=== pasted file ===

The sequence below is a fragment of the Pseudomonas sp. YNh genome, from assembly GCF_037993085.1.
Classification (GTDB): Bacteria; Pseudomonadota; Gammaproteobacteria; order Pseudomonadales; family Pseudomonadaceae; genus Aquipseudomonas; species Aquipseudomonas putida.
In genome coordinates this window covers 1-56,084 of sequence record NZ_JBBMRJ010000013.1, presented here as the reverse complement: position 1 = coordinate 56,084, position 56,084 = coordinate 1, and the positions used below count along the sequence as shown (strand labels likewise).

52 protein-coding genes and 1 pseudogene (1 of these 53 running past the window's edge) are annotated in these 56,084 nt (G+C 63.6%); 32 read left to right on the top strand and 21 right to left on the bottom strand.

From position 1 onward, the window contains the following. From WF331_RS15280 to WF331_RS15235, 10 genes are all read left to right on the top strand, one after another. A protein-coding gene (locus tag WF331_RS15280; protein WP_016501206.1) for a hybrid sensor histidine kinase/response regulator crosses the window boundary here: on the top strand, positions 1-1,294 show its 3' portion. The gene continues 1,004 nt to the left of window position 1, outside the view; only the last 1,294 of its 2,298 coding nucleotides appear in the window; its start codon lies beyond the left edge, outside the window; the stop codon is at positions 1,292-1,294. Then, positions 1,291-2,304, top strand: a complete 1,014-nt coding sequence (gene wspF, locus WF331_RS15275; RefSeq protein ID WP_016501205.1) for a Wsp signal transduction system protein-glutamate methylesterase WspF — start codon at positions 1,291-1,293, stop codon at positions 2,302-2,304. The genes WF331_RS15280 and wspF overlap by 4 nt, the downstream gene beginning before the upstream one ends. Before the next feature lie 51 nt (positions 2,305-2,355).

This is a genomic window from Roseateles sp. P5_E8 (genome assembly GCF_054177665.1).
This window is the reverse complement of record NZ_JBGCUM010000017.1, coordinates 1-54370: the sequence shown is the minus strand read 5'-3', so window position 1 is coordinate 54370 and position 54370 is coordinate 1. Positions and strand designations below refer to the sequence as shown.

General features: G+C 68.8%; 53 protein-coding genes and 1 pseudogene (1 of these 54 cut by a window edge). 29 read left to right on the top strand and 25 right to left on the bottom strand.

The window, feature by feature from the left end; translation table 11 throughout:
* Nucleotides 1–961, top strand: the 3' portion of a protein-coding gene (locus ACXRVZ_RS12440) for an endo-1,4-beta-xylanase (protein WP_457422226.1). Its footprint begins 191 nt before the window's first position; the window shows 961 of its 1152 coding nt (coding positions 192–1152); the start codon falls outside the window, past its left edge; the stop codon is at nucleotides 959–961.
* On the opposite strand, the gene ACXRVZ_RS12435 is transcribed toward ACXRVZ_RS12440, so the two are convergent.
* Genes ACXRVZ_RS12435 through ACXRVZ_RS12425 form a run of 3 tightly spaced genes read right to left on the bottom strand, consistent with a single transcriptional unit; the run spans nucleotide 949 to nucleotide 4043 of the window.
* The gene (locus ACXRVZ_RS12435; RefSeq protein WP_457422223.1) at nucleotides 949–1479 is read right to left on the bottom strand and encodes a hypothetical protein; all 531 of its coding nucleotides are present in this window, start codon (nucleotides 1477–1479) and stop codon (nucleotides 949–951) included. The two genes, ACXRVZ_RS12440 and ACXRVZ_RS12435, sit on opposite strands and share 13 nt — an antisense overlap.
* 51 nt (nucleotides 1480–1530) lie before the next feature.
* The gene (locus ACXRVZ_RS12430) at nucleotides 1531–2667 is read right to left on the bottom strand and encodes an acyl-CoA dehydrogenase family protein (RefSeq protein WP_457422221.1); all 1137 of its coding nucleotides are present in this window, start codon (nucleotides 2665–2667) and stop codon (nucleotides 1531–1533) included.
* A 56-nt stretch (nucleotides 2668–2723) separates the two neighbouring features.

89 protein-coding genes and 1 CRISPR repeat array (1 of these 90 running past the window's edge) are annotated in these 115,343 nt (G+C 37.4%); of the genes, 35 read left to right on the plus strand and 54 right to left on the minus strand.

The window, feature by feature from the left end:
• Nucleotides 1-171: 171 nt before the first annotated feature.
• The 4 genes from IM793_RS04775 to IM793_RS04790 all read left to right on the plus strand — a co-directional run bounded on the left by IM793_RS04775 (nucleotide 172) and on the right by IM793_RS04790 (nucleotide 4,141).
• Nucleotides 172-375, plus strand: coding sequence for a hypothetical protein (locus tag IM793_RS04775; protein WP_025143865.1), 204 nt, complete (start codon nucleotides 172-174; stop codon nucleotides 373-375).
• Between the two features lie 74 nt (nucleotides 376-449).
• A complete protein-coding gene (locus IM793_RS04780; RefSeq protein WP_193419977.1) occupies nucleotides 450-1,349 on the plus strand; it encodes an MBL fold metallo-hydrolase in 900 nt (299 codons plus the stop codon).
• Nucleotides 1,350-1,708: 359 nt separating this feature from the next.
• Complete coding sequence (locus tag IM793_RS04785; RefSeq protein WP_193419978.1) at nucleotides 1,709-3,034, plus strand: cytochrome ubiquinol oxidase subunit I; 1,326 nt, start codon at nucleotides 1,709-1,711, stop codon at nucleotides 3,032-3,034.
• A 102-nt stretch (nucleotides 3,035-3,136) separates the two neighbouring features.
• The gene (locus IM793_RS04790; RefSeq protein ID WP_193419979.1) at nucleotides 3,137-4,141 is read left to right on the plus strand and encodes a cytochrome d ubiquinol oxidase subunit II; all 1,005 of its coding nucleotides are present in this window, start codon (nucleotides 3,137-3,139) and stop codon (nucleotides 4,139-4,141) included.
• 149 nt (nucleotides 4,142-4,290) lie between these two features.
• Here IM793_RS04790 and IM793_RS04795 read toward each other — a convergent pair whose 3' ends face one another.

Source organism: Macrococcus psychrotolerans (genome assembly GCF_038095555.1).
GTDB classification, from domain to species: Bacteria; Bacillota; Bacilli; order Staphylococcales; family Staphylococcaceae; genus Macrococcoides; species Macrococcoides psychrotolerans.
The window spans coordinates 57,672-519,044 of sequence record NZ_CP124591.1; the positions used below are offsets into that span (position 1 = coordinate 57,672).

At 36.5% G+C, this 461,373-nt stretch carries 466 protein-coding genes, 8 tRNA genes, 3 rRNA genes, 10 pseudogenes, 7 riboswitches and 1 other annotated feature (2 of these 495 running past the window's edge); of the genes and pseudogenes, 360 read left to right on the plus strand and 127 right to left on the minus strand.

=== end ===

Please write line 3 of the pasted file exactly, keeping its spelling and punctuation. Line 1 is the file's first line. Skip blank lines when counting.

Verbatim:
In genome coordinates this window covers 1-56,084 of sequence record NZ_JBBMRJ010000013.1, presented here as the reverse complement: position 1 = coordinate 56,084, position 56,084 = coordinate 1, and the positions used below count along the sequence as shown (strand labels likewise).